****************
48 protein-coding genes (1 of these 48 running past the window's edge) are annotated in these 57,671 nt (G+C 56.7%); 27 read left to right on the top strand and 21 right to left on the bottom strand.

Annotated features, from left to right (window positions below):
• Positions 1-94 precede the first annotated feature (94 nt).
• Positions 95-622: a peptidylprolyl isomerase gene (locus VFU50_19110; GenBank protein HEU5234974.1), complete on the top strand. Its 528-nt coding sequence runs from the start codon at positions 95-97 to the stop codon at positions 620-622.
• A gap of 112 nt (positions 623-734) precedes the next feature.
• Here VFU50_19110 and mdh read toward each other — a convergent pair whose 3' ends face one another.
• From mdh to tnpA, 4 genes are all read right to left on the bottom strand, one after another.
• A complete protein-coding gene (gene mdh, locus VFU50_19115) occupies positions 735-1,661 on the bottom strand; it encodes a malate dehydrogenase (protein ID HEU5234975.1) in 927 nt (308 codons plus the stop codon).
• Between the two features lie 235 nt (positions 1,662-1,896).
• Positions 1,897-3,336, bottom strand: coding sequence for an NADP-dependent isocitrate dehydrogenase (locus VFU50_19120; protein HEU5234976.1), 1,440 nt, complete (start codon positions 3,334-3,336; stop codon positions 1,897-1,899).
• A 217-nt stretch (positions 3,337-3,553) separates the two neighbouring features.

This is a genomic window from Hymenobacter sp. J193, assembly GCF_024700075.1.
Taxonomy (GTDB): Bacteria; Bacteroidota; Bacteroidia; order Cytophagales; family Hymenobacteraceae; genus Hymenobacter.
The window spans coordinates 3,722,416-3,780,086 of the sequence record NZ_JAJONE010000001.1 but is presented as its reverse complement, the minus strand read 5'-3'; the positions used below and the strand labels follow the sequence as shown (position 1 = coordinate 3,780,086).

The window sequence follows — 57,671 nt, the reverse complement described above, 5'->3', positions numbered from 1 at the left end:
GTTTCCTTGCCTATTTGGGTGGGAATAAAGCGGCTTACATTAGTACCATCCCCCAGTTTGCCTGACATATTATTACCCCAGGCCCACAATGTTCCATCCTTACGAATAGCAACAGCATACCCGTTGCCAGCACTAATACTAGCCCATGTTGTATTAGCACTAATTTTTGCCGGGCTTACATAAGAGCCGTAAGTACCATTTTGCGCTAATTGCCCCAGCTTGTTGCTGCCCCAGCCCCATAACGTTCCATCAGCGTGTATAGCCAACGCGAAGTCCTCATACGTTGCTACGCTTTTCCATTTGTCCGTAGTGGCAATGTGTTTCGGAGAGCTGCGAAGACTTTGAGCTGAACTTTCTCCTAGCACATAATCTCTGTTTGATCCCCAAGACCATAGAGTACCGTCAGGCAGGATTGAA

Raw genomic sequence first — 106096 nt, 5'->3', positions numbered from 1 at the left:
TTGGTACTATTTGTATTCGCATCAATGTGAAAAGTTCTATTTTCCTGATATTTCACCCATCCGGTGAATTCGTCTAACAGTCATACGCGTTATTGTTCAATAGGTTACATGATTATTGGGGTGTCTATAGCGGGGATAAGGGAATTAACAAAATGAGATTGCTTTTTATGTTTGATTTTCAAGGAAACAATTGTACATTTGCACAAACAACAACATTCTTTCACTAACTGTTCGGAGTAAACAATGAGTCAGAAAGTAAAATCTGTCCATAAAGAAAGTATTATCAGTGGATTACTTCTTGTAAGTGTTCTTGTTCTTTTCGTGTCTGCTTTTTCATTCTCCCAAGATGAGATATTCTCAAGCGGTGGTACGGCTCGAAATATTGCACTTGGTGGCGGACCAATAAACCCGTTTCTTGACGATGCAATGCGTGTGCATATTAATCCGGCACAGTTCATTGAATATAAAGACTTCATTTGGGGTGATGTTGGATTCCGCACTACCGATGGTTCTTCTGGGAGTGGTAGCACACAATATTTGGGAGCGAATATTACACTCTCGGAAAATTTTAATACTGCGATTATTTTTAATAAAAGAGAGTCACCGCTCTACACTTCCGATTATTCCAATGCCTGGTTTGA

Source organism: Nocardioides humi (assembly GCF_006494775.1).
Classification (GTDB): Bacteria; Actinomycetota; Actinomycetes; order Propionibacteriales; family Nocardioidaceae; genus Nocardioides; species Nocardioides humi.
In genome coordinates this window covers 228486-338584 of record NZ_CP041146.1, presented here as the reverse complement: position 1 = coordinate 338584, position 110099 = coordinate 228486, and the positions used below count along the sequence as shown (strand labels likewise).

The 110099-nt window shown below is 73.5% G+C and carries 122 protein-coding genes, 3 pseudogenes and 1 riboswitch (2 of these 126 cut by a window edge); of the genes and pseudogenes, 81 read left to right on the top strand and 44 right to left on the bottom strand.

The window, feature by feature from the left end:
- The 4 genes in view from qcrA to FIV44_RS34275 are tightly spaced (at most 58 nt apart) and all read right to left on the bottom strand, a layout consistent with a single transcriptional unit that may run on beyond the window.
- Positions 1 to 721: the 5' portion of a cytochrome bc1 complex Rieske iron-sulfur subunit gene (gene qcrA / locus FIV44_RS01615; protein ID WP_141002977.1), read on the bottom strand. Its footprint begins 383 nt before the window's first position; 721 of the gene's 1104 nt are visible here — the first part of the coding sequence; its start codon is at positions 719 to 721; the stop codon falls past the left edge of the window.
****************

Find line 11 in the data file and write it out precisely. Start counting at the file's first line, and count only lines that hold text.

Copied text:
• A 217-nt stretch (positions 3,337-3,553) separates the two neighbouring features.